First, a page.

Soriano walked off the job before its completion.  Perhaps the signs were visible that the forceful businessman from Philly and the legendarily temperamental, Greek-born architect would have a falling-out.  What happened, according to Grossman, was that two-thirds of the way toward completion, the house was $50,000 over budget.  Some of this was his own fault, he says, because of all the "gotta haves" he wanted the house to include.  The other problem was Soriano's notorious inflexibility.  Sensing a crisis at hand, the client took the architect out for coffee to quietly discuss where the project was heading.  Without saying a word, Soriano got up from the table, crossed the street and boarded a bus. Grossman never saw him again.  Grossman picked up where Soriano left off using skills learned in his business and completed "El Paradiso" by himself and insists there are no hard feelings.  "I loved the man," he says.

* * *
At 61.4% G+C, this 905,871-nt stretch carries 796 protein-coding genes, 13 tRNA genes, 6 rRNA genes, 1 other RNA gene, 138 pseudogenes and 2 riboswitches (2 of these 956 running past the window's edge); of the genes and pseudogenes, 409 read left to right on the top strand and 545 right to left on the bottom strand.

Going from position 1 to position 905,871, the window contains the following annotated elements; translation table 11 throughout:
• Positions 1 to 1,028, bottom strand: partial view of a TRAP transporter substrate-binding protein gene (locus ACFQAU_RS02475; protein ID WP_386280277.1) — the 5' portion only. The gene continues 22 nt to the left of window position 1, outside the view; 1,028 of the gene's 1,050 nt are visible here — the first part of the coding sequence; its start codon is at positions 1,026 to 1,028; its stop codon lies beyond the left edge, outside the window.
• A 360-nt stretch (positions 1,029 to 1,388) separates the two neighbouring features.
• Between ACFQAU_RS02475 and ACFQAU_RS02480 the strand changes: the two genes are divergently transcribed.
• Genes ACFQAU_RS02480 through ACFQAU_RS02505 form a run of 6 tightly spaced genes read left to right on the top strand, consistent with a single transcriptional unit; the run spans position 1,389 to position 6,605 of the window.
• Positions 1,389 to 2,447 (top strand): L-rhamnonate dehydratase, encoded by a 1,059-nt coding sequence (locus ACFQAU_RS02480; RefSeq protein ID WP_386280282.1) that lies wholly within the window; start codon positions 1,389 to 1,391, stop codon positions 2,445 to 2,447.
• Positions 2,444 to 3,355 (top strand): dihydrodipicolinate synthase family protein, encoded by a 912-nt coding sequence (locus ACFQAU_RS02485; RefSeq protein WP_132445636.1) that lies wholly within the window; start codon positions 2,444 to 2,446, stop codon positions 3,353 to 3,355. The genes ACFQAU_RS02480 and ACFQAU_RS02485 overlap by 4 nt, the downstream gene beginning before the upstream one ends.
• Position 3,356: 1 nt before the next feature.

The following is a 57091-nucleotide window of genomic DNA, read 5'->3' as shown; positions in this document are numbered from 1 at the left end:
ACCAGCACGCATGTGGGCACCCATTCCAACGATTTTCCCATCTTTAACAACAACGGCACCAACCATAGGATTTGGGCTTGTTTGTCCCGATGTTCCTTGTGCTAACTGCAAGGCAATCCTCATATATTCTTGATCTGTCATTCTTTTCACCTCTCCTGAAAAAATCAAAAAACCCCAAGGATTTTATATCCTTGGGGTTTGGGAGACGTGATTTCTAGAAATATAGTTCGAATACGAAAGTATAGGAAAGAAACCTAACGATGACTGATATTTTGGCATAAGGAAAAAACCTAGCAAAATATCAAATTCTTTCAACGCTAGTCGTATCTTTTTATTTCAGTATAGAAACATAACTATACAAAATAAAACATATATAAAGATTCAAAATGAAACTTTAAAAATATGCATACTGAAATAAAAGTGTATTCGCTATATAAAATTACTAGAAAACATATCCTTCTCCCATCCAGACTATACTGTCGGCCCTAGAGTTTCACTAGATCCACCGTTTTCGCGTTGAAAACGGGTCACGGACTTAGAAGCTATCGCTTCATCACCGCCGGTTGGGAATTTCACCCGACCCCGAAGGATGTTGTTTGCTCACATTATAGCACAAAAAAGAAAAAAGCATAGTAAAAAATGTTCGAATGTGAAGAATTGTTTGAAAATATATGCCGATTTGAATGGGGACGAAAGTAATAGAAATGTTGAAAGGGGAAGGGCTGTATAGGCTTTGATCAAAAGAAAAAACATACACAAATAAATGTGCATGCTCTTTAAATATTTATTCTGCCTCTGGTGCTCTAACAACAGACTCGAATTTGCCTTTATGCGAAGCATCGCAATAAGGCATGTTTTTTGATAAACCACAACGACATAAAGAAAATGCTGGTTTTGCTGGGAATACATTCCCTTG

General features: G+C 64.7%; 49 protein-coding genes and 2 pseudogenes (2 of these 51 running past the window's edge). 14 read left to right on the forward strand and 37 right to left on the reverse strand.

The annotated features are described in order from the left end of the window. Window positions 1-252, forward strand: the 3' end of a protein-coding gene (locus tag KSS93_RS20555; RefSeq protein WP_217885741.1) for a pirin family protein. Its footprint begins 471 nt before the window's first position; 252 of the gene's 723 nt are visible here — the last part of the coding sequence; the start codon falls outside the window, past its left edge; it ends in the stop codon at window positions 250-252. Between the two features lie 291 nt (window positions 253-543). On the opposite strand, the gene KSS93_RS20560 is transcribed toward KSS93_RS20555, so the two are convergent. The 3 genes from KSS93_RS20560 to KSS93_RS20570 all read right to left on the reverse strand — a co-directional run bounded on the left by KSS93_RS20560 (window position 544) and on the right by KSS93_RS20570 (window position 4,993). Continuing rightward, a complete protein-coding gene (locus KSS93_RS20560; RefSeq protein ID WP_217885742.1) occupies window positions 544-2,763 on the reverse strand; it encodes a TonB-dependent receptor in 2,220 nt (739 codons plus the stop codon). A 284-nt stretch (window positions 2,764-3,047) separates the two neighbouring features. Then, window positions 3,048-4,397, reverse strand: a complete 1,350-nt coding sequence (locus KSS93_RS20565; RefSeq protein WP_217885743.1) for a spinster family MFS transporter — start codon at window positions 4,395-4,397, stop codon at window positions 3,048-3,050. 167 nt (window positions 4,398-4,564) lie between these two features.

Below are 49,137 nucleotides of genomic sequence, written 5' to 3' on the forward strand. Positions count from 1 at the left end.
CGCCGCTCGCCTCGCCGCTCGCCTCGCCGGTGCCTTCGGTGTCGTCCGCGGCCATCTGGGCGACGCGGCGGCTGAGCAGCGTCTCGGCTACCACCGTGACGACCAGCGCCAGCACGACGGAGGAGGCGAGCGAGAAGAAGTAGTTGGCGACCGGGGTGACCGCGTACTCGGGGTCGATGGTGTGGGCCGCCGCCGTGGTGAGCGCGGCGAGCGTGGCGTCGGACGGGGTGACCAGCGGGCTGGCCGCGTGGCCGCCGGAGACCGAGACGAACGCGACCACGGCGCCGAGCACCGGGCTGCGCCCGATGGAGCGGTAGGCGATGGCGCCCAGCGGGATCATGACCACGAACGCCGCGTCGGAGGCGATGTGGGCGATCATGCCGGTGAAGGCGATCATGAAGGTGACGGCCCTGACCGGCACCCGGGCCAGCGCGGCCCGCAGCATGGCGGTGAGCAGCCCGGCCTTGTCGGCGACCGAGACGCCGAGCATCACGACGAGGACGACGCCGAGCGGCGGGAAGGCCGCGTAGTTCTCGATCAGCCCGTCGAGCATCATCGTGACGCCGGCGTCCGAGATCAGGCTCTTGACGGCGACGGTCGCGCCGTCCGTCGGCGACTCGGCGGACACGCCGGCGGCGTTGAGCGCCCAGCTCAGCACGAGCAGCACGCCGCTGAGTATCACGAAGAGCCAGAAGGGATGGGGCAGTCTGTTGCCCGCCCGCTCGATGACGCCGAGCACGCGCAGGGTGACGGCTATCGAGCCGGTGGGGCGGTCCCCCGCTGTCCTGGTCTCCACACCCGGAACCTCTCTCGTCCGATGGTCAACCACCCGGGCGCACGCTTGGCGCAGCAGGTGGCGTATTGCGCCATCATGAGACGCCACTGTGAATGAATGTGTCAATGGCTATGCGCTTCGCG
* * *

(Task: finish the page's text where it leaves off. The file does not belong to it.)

Now, The Grossman House is on market asking $2,695,000, down from its original price of $2,895,000.  The four bedroom and 3 bathroom mid-century modern is designed within 3,886-square-feet and includes a lovely outdoor area with pool on a 12,541-square-foot lot.  If you are a buyer who would like to set up a viewing of this home, please contact me to set up a private showing appointment.  Recognizing and protecting historic gems like the Grossman House connects us to the past and helps us better understand the present. This is why they are called Historic-Cultural Monuments.  They provide history to a community, as well as serving their original purpose: People live in them.

The exterior continues with a wonderful display of color with verticals painted purple and fascias painted blue, along with accents of gold with the horizontal beams.  All you will need is that connection with El Paradiso's design showcasing a vision of tomorrow from the past.   As like the House of the Future, The Grossman House showcased innovative building materials and a modular approach to design.